Carefully Selected is out to book his ticket to the Cheltenham Festival when he makes a swift return to action at Naas on Sunday.
The Willie Mullins-trained eight-year-old is the ante-post favourite for the National Hunt Chase after impressing on his first two starts over fences this season, most recently dominating his rivals in a Grade Three contest over two and a half miles at Punchestown.
However, updated race conditions announced last summer stated that to qualify for the National Hunt Chase, a horse must have finished in the first four in a chase staged over an extended two miles and seven and a half furlongs or further, which Carefully Selected has not.
With the clock ticking, Mullins has been left with little option but to turn his charge out just a fortnight after his Punchestown triumph in this weekend’s three-mile Grade Three.
Mullins said: “He’s in good form and, while he won very well over two and a half miles last time, I think the step up to three miles will suit him well.
“It isn’t ideal running back so quickly after Punchestown but he needs to be placed in order to qualify for the National Hunt Chase at Cheltenham, so we are letting him take his chance this weekend.”
Carefully Selected was not entered for either the RSA Chase or the Marsh Novices’ Chase at Cheltenham earlier this week, meaning the National Hunt Chase is his only option.
He will have to concede weight to each of his rivals this weekend, which include his stablemate Small Farm, Gordon Elliott’s Elwood and Matthew Smith’s stable star Ronald Pump.
The latter won on his fencing bow at Fairyhouse before finishing a distant second in the Drinmore and being narrowly beaten over hurdles.
Smith said: “The intention this season was always chasing, and when he won his beginners chase, he was absolutely brilliant. Then in the Drinmore I just was not 100 per cent happy with the way he jumped, even before the bad mistake.
“He ran a great race over hurdles, giving the winner (Treacysenniscorthy) two stone, and in another 20 yards probably would have caught him.
“To run like that off a mark of 145, I would not be afraid if we stayed over hurdles for the Pertemps or even the Stayers’ Hurdle, as I thought that was a fair enough performance.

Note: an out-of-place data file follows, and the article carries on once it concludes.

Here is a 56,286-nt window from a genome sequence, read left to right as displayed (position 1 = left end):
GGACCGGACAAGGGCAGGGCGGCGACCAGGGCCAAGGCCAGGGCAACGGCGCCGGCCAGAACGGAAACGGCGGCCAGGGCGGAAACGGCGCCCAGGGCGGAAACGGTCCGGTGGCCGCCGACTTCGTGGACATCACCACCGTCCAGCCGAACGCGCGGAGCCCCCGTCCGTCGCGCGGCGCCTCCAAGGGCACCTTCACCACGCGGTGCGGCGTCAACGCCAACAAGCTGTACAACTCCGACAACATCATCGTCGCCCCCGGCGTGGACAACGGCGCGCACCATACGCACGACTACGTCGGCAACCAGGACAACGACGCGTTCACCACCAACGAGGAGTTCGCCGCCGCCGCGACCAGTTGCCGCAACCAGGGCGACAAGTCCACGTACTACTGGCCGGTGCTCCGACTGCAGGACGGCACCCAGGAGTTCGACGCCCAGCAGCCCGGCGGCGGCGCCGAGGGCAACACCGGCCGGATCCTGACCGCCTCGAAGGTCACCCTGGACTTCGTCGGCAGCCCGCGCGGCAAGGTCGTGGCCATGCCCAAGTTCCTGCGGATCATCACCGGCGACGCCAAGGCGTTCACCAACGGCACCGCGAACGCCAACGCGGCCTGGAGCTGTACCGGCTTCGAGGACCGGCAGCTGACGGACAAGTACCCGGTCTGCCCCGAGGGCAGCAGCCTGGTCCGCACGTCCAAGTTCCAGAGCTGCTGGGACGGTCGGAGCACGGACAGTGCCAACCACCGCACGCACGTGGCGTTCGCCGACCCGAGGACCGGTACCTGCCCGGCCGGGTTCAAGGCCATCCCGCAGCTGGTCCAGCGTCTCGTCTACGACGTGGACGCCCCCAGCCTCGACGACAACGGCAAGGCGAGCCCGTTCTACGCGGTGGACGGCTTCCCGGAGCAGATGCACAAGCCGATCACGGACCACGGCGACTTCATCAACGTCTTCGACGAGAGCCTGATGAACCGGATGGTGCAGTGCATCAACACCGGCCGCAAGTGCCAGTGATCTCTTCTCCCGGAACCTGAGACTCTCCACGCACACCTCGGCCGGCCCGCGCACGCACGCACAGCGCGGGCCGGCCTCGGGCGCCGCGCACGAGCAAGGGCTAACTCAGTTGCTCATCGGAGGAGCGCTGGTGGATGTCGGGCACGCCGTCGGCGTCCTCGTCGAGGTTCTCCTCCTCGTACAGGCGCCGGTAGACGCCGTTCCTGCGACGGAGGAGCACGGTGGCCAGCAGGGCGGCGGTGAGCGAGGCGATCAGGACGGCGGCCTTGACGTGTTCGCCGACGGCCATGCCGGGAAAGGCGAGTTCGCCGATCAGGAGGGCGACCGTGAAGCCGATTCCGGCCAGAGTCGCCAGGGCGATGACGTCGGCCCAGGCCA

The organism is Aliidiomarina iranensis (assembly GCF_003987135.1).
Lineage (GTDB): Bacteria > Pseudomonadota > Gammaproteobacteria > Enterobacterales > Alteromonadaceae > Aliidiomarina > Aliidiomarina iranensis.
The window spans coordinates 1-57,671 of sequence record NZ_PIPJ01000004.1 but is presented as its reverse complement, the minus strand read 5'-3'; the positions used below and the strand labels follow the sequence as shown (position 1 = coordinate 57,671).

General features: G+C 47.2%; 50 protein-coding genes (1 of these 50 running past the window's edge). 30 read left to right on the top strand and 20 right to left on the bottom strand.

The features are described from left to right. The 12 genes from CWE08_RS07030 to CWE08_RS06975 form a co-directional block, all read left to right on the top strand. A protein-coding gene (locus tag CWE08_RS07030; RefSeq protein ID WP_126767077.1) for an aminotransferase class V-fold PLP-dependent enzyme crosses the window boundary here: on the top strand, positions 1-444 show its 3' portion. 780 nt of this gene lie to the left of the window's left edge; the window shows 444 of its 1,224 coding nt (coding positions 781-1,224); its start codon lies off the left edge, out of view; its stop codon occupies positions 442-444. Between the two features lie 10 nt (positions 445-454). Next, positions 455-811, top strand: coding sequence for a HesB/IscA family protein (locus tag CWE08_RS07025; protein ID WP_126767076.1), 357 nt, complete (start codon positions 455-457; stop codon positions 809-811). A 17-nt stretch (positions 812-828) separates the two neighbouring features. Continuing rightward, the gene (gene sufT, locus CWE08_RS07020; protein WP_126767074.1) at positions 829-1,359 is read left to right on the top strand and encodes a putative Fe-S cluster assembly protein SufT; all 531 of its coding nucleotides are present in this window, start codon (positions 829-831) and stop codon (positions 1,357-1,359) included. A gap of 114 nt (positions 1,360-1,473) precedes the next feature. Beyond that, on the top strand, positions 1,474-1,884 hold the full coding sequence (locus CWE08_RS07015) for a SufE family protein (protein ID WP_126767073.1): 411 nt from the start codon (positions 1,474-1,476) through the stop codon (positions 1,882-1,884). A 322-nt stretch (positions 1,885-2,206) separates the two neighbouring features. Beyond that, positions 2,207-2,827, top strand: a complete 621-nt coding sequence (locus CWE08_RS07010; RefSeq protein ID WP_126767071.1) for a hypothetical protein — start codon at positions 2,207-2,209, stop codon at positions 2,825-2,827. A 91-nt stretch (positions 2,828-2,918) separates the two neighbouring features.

“But in an ideal world, you would like to be over fences as it’s his only season as a novice. If he jumps on Sunday like he did first time out, I would be delighted.”
The other Grade Three on the card is the Limestone Lad Hurdle, which was won last season by subsequent Champion Hurdle hero Espoir D’Allen.
This year’s field is headed by Australian raider Big Blue, who is trained in partnership by Ciaron Maher and David Eustace and will be ridden by Rachael Blackmore.
The Galileo gelding was pulled up on his European debut in the Christmas Hurdle at Kempton on Boxing Day, but Maher is anticipating an improved performance in Ireland.
Maher said: “Big Blue has shown that he is a nice quality Flat horse and he is only relatively new over the hurdles.
“He can mix it with the best of the horses down here. We are not just sure where he will fit in up there, but I thought he had the potential to warrant going up there.
“He stays well and handles what is our worst ground, so conditions shouldn’t be a problem for him.
“He has schooled quite a few times since he ran at Kempton and he has schooled well and worked very well so we are hoping for a bold showing. The run at Kempton was not a true reading of Big Blue’s form and I’m still quite confident he will measure up well.
“The Limestone Lad Hurdle will guide as to where we can potentially place him at Cheltenham.”
Mullins saddles Franco De Port and the high-class mare Stormy Ireland, while Elliott is represented by Mengli Khan and the long-absent Sutton Place.
Jetez (Jessica Harrington) and Off You Go (Charles Byrnes) are the other hopefuls.